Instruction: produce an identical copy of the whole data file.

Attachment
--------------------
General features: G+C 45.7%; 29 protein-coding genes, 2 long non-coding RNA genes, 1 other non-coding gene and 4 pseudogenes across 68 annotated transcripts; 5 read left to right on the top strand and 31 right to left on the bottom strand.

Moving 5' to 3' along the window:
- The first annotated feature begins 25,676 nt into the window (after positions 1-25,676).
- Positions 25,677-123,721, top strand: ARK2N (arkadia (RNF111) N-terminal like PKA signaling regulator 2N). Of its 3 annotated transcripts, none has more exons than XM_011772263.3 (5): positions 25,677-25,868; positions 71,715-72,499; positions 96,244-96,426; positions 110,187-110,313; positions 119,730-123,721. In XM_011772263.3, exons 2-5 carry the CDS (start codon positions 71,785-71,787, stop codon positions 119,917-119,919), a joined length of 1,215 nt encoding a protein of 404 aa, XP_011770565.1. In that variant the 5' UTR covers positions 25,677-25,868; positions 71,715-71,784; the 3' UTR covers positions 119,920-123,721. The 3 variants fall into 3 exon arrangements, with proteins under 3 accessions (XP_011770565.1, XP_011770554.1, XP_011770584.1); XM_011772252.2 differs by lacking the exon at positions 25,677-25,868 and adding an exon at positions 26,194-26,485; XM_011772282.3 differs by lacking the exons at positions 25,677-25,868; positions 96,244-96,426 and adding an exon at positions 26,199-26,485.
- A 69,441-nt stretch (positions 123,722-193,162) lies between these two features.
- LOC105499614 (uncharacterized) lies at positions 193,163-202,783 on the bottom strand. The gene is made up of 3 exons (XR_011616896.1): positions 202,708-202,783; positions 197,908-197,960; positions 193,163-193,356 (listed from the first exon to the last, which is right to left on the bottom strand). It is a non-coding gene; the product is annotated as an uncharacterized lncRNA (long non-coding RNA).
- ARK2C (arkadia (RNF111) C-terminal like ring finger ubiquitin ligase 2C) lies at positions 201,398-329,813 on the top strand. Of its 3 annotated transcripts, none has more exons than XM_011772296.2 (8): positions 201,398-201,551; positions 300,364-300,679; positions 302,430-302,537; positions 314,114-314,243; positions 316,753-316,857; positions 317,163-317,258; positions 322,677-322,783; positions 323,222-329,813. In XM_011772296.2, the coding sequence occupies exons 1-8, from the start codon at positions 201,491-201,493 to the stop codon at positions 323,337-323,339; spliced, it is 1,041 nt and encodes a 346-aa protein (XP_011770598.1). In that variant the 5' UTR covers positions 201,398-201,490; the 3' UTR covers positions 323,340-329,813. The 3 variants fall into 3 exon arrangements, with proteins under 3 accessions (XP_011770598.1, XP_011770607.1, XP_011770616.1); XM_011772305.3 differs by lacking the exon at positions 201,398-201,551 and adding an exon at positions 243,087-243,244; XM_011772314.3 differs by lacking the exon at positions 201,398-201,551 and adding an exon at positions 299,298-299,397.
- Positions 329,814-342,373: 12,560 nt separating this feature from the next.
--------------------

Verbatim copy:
General features: G+C 45.7%; 29 protein-coding genes, 2 long non-coding RNA genes, 1 other non-coding gene and 4 pseudogenes across 68 annotated transcripts; 5 read left to right on the top strand and 31 right to left on the bottom strand.

Moving 5' to 3' along the window:
- The first annotated feature begins 25,676 nt into the window (after positions 1-25,676).
- Positions 25,677-123,721, top strand: ARK2N (arkadia (RNF111) N-terminal like PKA signaling regulator 2N). Of its 3 annotated transcripts, none has more exons than XM_011772263.3 (5): positions 25,677-25,868; positions 71,715-72,499; positions 96,244-96,426; positions 110,187-110,313; positions 119,730-123,721. In XM_011772263.3, exons 2-5 carry the CDS (start codon positions 71,785-71,787, stop codon positions 119,917-119,919), a joined length of 1,215 nt encoding a protein of 404 aa, XP_011770565.1. In that variant the 5' UTR covers positions 25,677-25,868; positions 71,715-71,784; the 3' UTR covers positions 119,920-123,721. The 3 variants fall into 3 exon arrangements, with proteins under 3 accessions (XP_011770565.1, XP_011770554.1, XP_011770584.1); XM_011772252.2 differs by lacking the exon at positions 25,677-25,868 and adding an exon at positions 26,194-26,485; XM_011772282.3 differs by lacking the exons at positions 25,677-25,868; positions 96,244-96,426 and adding an exon at positions 26,199-26,485.
- A 69,441-nt stretch (positions 123,722-193,162) lies between these two features.
- LOC105499614 (uncharacterized) lies at positions 193,163-202,783 on the bottom strand. The gene is made up of 3 exons (XR_011616896.1): positions 202,708-202,783; positions 197,908-197,960; positions 193,163-193,356 (listed from the first exon to the last, which is right to left on the bottom strand). It is a non-coding gene; the product is annotated as an uncharacterized lncRNA (long non-coding RNA).
- ARK2C (arkadia (RNF111) C-terminal like ring finger ubiquitin ligase 2C) lies at positions 201,398-329,813 on the top strand. Of its 3 annotated transcripts, none has more exons than XM_011772296.2 (8): positions 201,398-201,551; positions 300,364-300,679; positions 302,430-302,537; positions 314,114-314,243; positions 316,753-316,857; positions 317,163-317,258; positions 322,677-322,783; positions 323,222-329,813. In XM_011772296.2, the coding sequence occupies exons 1-8, from the start codon at positions 201,491-201,493 to the stop codon at positions 323,337-323,339; spliced, it is 1,041 nt and encodes a 346-aa protein (XP_011770598.1). In that variant the 5' UTR covers positions 201,398-201,490; the 3' UTR covers positions 323,340-329,813. The 3 variants fall into 3 exon arrangements, with proteins under 3 accessions (XP_011770598.1, XP_011770607.1, XP_011770616.1); XM_011772305.3 differs by lacking the exon at positions 201,398-201,551 and adding an exon at positions 243,087-243,244; XM_011772314.3 differs by lacking the exon at positions 201,398-201,551 and adding an exon at positions 299,298-299,397.
- Positions 329,814-342,373: 12,560 nt separating this feature from the next.